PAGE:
Cite this asKumar R, Kumar J, Malik I, Pate G (2021) Pregabalin overdose causing sinus bradycardia – A rare complication. J Cardiovasc Med Cardiol 8(1): 007-009. DOI: 10.17352/2455-2976.000160
We present the unique case of severe, symptomatic bradycardia associated with pregabalin overdose. Pregabalin is a widely prescribed drug not routinely associated with sinus bradycardia. A 39 year old male, presented having taken about 4g of pregablin with intention to self-harm. Following admission, he subsequently developed bradycardia on telemetry. Other possible causes were excluded with serial investigations. The bradycardia resolved by 96 hours without the need for temporary pacing. Patients presenting with pregabalin overdose should be monitored for bradycardia.
MRI: Magnetic Resonance Imaging; CXR: Chest X-Ray; CT: Computerized Tomography; ECG: Electrocardiogram; GCS: Glasgow Coma Scale
Pregabalin is a synthetic derivative of the inhibitory neurotransmitter gamma-amino butyric acid. It has anti-convulsant, analgesic, anxiolytic and sleep-modulating properties and is widely used in clinical practice . Advantages of pregabalin include its relative reliability, ease of use, high tolerance and relatively low interaction with other drugs. Pregabalin binds to α2δ1 subunit of Voltage-Gated Calcium Channels (VGCC) in the Central Nervous System (CNS) to decrease the release of several neurotransmitters which are responsible for mediating its anti-nociceptive and anti-seizure effects . Pregabalin has oral bioavailability of ≥ 90%, with maximal plasma concentration in approximately 1 hour, with a mean elimination t1/2 of 6.3 hours, independent of dose . Over-dosage has been described [2,3]; side effects though are mainly limited to central nervous system, but there are few published data regarding negative cardiac effects [4-7]. We report a unique case of management of severe symptomatic bradycardia secondary to pregabalin overdose, to make clinicians aware of this possibility.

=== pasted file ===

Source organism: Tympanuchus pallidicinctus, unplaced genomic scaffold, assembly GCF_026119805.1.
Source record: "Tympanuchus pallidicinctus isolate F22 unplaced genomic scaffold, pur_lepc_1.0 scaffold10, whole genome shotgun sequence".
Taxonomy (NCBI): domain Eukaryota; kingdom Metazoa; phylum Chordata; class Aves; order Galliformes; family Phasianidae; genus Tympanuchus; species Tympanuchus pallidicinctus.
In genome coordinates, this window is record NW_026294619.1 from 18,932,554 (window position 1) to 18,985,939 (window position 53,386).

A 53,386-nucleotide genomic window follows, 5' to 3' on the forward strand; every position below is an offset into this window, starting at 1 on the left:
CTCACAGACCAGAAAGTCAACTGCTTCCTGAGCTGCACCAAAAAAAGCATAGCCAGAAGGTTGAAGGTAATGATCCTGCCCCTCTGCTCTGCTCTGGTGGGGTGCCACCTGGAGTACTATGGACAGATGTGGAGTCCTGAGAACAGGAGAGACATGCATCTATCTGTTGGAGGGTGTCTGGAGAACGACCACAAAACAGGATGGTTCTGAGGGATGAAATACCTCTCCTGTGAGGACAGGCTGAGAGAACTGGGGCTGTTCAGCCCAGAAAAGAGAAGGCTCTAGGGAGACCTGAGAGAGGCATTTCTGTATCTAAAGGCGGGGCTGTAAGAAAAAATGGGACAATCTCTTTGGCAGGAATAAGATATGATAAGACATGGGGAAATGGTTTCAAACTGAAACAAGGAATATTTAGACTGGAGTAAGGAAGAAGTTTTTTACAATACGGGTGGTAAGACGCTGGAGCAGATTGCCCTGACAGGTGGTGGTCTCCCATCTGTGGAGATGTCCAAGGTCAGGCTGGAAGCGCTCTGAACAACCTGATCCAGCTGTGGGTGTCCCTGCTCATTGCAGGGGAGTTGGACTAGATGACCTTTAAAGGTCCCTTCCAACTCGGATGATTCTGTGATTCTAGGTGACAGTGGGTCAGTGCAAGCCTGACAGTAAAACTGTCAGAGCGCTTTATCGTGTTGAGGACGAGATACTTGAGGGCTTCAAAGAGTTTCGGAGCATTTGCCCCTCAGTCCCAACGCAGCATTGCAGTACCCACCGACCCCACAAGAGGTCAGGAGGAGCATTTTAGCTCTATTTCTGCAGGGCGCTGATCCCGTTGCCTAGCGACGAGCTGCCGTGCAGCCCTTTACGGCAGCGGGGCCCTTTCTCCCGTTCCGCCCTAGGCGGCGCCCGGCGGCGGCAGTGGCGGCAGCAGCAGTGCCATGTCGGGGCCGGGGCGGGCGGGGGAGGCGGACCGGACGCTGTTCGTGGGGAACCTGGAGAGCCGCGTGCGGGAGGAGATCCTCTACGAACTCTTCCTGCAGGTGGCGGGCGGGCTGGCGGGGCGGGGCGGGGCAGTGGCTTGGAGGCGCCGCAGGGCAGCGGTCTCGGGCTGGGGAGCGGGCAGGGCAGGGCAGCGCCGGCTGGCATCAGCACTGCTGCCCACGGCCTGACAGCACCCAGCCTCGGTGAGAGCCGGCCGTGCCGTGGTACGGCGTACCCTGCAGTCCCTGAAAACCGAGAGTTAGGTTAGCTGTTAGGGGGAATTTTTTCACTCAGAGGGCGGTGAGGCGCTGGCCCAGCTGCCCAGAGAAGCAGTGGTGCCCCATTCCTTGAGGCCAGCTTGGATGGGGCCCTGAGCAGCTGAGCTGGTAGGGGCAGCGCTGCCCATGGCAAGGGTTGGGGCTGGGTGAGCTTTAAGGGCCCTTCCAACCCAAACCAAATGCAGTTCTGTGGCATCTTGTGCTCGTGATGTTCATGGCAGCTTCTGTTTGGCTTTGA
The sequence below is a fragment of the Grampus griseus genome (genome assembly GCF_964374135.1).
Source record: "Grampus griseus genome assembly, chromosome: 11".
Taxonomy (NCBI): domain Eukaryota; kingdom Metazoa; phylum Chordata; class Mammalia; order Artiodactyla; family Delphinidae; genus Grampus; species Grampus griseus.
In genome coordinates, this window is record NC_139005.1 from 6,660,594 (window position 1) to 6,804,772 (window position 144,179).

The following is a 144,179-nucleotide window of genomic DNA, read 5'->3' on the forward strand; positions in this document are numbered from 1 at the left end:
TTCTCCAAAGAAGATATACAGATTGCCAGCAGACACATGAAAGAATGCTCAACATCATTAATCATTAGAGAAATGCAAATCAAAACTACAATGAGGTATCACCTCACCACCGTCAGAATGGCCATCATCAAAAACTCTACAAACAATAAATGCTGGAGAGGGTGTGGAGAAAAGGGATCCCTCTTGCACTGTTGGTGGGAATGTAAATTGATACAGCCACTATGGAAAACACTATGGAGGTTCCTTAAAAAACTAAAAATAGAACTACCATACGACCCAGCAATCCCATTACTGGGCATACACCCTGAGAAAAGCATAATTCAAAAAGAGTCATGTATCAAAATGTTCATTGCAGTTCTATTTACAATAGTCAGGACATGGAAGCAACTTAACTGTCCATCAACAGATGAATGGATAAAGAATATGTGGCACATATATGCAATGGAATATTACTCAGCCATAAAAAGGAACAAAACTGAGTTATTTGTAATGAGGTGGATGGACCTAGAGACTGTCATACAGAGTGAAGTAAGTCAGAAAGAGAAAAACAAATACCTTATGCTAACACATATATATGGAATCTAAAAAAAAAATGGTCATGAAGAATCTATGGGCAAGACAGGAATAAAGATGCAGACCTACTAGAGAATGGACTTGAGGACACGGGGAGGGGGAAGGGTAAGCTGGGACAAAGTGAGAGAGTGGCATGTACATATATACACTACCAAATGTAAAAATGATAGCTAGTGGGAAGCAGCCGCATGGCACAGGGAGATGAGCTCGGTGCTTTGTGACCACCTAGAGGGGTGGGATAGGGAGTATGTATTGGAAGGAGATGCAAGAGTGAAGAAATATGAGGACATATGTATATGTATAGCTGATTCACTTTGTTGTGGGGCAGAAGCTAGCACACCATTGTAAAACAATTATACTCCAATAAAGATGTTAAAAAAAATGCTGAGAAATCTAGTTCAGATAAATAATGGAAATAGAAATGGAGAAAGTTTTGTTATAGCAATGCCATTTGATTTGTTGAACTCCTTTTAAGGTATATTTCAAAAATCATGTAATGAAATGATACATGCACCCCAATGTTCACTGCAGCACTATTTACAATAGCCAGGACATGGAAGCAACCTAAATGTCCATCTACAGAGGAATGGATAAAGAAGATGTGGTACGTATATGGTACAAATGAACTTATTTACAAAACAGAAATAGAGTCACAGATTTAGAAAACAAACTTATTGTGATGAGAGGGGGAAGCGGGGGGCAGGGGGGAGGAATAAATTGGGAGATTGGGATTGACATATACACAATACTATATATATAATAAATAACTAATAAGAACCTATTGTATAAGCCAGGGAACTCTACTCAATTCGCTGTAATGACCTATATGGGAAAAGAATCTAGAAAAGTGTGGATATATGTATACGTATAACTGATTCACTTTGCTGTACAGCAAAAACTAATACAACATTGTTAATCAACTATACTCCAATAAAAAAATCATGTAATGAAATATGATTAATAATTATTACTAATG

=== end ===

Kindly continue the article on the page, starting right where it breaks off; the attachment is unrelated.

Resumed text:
A 39 year old man was brought to the hospital emergency department by ambulance after his father found him unconscious at home with an empty bottle of pregabalin tablets by his bedside. He had a history of depression, intravenous drug abuse and was an active cigarette smoker. His regular medications for the previous two years included duloxetine 120mg for depression, pregabalin 75 mg twice daily for anxiety and zopiclone 7.5mg for sleep disturbance, the prescription for all of which he had renewed the day before. Fifty-four tablets were missing from the pregabalin bottle (4g) and it appeared these tablets were taken with intention to self-harm.
On initial examination in the emergency department, he was found to have multiple marks of deliberate self-harm. His GCS on presentation was 13(E=4,M=6,V=3). On examination his temperature was 36.9°C, blood pressure 134/83 mmHg, heart rate 64/min, respiratory rate of 16/min, and O2 saturation 99% on ambient air, and the rest of his clinical examination was unremarkable. Routine laboratory analysis including full blood count, blood glucose, thyroid function test, liver, renal and coagulation profile were normal. His electrolytes were also normal, including calcium 2.26mmol/L (normal, 2.10-2.6), magnesium 0.88 (normal, 0.66-0.97), potassium 3.7mmol/L (normal, 3.0-4.9), sodium 145 mmol/L (normal, 135-147) and chloride 111 mmol/L (normal, 97-119). High sensitivity cardiac Troponin T was borderline elevated at 34 ng/L (<14), and repeat levels at 6 and 12 hours were 36 and 26 respectively.
Arterial blood gas was normal, with normal pH. His initial ECG (Figure 1A) showed normal sinus rhythm, rate 61 beats/min. CT brain did not show any acute pathology. His urine toxicology was positive for opiates and benzodiazepines. Serum alcohol and aspirin levels were negative. His GCS improved to 15 over the period of next few hours. He was admitted on telemetry for observation with pregabalin overdose, on top of opiate and benzodiazepine use.